[extropy-chat] Stem cell breakthrough claims

Damien Broderick thespike at satx.rr.com
Thu May 19 20:56:33 UTC 2005

"Scientists Clone Stem Cells Genetically Matched to Patients"

May 19, 2005; Washington, D.C. (AP and CNN) -- South Korean scientists have 
created the world's first human embryonic stem cells that are customized to 
injured or sick patients, a major step in the quest to grow patients' own 
replacement tissue to treat diseases.  These  same scientists last year 
became the first to clone a human embryo, sparking international clamor. 
But those cloned stem cells -- the building blocks that give rise to every 
tissue in the body -- were a genetic match to a healthy woman, not a sick 
person. And it wasn't easy: It took 242 donated human eggs to grow just one 

         Now the Seoul scientists have cloned patient-specific stem cells, 
important if doctors are to develop cell-based therapies that won't be 
rejected by the body's immune system. The  technique worked with males and 
females, as young as 2 and as old as 56 -- all suffering  either spinal 
cord injuries, diabetes, or a genetic immune disease, the researchers 
report in  Friday's edition of the journal Science.  And the Korean lab 
found faster and safer ways  to cull stem cells, using far fewer donated 
eggs -- about 20 per try.   They also eliminated the use of mouse "feeder 
cells" that have been used to nourish most human stem-cell lines, thus 
obviating concerns about contamination.

         But, any therapy is still years away from being tested in 
people.  "Therapeutic cloning  has tremendous, tremendous healing 
potential, but we have to open so many doors before human trials," lead 
researcher Hwang Woo-suk of Seoul National University said in a  telephone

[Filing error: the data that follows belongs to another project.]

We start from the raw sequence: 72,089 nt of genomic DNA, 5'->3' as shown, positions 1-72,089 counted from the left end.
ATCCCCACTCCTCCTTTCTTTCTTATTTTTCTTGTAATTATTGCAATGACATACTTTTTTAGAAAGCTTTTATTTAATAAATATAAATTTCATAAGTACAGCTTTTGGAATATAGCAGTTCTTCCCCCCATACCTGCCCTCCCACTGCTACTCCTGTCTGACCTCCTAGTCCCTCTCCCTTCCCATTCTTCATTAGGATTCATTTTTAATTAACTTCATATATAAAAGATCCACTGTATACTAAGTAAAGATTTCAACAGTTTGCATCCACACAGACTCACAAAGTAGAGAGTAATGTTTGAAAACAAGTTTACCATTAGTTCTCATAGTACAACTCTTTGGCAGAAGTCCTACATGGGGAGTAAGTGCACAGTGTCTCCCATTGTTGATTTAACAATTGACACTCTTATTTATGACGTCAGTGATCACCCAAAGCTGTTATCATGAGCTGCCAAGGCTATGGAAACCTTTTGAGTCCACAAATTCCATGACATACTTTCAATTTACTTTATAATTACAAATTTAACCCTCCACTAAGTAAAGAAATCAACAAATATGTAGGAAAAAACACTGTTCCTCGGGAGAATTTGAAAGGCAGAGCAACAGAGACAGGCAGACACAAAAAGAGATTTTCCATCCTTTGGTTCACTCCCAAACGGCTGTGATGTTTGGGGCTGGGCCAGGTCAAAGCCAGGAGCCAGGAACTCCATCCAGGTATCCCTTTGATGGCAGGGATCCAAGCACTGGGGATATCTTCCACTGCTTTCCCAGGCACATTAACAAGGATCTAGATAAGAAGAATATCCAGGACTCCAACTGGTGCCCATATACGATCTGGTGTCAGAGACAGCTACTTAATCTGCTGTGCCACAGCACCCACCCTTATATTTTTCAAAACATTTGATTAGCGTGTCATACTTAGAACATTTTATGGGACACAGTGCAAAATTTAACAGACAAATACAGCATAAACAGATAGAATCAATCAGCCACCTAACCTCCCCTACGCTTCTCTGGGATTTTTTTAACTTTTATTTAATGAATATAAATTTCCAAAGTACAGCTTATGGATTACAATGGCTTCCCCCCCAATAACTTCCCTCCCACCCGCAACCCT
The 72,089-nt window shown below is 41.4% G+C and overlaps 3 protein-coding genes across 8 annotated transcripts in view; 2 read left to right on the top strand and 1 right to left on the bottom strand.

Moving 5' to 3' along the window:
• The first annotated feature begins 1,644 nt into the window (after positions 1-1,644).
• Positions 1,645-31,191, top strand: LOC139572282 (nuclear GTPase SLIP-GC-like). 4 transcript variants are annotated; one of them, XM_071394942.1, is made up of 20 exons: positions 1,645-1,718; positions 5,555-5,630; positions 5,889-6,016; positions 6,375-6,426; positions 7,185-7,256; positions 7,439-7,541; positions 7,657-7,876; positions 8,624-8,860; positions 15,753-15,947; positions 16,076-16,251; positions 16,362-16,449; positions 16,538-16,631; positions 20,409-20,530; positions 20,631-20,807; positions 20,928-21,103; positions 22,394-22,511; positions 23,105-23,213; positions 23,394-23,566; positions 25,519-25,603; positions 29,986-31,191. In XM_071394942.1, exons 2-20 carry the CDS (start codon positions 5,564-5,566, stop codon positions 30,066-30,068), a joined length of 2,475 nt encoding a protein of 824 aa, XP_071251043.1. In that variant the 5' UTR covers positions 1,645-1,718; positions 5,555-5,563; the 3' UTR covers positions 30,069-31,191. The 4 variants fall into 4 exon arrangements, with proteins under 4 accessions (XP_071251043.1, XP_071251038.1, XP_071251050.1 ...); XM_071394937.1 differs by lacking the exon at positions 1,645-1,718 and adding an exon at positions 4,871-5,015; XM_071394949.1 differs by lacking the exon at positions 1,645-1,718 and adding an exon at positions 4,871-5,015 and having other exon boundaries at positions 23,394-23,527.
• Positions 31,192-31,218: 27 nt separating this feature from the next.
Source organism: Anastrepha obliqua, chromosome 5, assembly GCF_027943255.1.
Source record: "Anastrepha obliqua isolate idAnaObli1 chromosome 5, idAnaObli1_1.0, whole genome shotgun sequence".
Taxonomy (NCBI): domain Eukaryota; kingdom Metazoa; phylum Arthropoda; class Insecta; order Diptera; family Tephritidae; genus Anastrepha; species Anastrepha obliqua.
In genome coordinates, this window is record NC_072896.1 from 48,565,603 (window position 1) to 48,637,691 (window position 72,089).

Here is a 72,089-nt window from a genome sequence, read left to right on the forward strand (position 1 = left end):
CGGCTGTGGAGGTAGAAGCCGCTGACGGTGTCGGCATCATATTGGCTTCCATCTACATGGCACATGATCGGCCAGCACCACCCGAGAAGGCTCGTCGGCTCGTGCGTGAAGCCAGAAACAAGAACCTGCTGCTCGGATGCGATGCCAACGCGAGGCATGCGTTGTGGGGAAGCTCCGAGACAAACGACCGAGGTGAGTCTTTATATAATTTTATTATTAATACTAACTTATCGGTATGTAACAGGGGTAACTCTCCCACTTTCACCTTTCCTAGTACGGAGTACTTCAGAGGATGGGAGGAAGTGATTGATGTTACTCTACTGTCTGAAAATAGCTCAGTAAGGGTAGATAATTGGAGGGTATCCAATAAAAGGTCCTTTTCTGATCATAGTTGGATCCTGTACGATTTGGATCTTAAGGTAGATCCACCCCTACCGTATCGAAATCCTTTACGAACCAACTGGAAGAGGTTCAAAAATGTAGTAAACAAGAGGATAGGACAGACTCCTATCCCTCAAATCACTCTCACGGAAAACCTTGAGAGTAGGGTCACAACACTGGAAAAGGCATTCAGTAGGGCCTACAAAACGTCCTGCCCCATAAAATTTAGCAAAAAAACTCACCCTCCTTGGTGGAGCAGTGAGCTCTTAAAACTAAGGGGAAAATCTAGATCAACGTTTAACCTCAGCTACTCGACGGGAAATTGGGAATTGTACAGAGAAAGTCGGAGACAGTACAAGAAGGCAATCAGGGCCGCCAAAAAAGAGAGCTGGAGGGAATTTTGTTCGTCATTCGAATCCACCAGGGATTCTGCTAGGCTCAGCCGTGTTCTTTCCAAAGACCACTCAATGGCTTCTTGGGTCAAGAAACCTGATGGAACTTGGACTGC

interview. "Our work reveals the possibility that this technology could be 
applied in the patient himself in the future."

         Stem-cell specialists called the research remarkable.  "This is a 
very important advance," said Dr. Janet Rowley of the University of 
Chicago, a genetics specialist who helped co-author recent ethics 
guidelines on stem-cell research from the Institute of Medicine. "It's 
surprising to me the amount of progress they've made in basically a year's 
time."  "This paper will be of major impact," said stem-cell researcher Dr. 
Rudolph Jaenisch of the Whitehead Institute for Biomedical Research in 
Cambridge, Mass. "The argument that it will not work in humans will  not be 
tenable after this."

         The work marks "a gigantic advance" for another reason, said 
neuroscientist Fred Gage of the Salk Institute for Biological Studies in 
San Diego. By cloning stem cells from sick patients, scientists can watch, 
in a test tube, the very earliest origins of diseases like Alzheimer's, 
insight that could point to other ways to prevent and treat illness, 
explained Gage, who plans to do some of that work. The Korean research 
"will be a tremendous boon to the investigation of the nature and biology 
of  human disease," he said.